All eyes are on to what degree governments will reimpose restrictions amid infection spikes: File Image/PixaBay
Ongoing concerns associated with the spikes in new coronavirus infections in many countries weighed heavily on trading activity on Monday, but bullish data from Asia and Europe was enough to offset the worries – at least temporarily – and cause crude prices to escalate.
Specifically, European Commission data showed that a recovery of economic sentiment in the euro zone intensified in June to 75.7 points compared to 67.5 in May; plus, in China, industrial profits rose for the first time in six months in May.
As a result, Brent (which is poised to end June with a third consecutive monthly gain) settled up 69 cents to $41.71 per barrel, while West Texas Intermediate settled up $1.21 to $39.70 per barrel.
I wouldn’t be shocked to see us retest the low $30s
Bill O’Grady, Confluence Investment Management LLC
Part of Brent’s success is due to the Organization of the Petroleum Exporting Countries (OPEC) and its allies cutting output in June by 1.25 million barrels per day (bpd) from May levels, thus contributing to a better balance of supply and demand, and Petro-Logistics pointed out in a note that, “Excluding Iran, Libya, and Venezuela, which are not part of the curtailment agreement, OPEC-10 supply remains about 1.55 million bpd away from full compliance.”
Still, the rising virus rates have led to questions of whether governments will reimpose lockdowns and cause more economic bedlam (and a corresponding drop in oil demand) – a notion that gained credence in the U.S. when California ordered bars to close on Sunday following similar moves in Texas and Florida.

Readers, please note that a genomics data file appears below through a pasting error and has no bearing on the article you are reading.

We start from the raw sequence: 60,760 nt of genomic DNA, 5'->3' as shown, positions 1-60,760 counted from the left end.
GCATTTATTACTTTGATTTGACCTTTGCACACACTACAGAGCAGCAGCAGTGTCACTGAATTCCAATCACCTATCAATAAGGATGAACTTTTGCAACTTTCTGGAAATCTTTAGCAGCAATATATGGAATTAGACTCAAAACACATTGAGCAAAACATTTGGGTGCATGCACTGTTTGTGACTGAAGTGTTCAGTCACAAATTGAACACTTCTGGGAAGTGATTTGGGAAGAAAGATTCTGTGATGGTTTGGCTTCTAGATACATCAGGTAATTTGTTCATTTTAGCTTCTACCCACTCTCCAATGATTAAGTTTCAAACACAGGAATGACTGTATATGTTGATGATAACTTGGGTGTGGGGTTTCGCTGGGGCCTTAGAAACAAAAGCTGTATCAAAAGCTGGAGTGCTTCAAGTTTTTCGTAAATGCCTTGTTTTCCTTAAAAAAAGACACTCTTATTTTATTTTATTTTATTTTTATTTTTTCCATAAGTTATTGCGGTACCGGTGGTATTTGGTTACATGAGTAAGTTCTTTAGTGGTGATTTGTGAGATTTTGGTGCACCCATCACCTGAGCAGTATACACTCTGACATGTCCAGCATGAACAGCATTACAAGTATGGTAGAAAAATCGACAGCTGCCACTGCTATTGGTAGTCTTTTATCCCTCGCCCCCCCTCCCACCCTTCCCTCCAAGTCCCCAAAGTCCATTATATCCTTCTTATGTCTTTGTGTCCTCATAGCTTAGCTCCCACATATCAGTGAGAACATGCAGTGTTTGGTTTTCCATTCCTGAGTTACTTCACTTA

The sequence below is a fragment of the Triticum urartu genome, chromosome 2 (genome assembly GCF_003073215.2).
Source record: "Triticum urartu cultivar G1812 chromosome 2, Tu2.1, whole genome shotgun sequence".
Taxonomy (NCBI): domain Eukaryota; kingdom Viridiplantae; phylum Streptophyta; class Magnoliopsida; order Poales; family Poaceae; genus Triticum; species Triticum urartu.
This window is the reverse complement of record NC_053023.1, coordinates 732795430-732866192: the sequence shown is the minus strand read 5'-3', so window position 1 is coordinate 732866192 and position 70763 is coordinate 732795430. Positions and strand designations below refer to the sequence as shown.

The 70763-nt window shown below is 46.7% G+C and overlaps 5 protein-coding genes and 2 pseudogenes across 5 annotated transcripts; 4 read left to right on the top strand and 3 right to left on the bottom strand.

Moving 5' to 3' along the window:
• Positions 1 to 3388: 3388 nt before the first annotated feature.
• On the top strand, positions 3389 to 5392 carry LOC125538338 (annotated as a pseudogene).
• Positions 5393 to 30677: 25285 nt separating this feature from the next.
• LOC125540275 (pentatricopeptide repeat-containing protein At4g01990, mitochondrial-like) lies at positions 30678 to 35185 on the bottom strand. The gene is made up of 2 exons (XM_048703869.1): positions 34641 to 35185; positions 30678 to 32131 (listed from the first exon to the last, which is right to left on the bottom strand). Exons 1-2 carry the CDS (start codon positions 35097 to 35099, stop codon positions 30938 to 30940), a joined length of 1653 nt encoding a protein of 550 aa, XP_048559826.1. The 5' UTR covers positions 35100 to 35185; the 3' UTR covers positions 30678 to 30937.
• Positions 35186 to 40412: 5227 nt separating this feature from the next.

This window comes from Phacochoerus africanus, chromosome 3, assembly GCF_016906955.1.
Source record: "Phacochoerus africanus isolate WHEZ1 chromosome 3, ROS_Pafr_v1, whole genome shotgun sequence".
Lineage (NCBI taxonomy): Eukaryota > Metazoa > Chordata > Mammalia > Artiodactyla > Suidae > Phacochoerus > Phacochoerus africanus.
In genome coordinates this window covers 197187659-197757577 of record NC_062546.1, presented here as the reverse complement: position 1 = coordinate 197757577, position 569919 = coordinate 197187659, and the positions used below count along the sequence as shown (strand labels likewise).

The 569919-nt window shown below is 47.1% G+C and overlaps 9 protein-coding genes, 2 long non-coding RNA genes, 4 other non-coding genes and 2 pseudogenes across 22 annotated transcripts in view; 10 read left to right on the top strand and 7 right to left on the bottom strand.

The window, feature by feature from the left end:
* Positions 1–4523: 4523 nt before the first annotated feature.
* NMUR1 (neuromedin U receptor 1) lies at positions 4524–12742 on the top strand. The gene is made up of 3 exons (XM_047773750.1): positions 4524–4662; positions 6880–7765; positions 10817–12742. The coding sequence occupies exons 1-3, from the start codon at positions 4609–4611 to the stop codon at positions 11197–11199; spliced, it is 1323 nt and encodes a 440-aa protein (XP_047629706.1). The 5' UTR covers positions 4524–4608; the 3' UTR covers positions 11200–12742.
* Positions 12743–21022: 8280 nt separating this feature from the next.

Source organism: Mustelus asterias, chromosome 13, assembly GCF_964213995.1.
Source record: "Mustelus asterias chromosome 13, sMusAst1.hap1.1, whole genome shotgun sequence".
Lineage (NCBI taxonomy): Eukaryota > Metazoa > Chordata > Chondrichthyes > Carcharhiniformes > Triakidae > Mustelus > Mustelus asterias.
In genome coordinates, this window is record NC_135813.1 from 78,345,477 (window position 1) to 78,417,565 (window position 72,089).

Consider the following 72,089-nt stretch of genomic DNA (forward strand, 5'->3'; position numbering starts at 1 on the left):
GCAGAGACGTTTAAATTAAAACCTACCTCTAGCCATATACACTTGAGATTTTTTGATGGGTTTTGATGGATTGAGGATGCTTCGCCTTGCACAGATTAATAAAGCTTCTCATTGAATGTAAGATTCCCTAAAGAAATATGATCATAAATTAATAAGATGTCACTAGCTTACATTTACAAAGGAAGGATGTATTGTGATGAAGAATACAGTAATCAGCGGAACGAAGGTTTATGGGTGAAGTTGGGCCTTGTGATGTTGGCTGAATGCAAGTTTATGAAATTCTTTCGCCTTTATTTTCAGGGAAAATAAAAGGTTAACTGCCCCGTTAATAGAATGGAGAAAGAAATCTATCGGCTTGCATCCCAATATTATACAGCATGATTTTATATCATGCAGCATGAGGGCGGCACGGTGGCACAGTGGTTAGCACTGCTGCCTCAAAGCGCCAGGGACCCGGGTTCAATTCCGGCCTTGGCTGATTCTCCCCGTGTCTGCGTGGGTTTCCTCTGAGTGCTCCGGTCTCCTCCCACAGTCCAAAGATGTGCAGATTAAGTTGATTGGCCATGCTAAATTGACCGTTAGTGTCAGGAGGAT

JBC Energy said, “Whilst these localized measures on their own are unlikely to see any major immediate impact on demand, they do highlight the significant risk to gasoline demand.”
Given that U.S. fuel consumption dropped 2.3 percent Saturday from the same day the week prior, Bill O’Grady, chief market strategist at Confluence Investment Management LLC, was moved to remark that, “I wouldn’t be shocked to see us retest the low $30s….if you look at the demand for distillate, it’s terrible, and distillate is what drives the economy.”
But opportunities in the energy sector exist even in a pandemic, and that became evident on Monday when it was reported that China’s state-owned refining giants are in talks to form a joint purchasing group to buy crude, which has the potential to alter the balance of power between sellers and buyers in the oil market.
Additionally, while news media’s obsession with reporting virus spikes is undoubtedly stoking consumer fear in some quarters, advances in eradicating the disease continue: in fact, Monday represented a global milestone in that China’s military has received the green light to use a Covid-19 vaccine developed by its research unit and CanSino Biologics, after clinical trials proved it was safe and showed some efficacy.
Read More: Oil Climbs Again As Traders Wrestle With Ongoing Virus Fears
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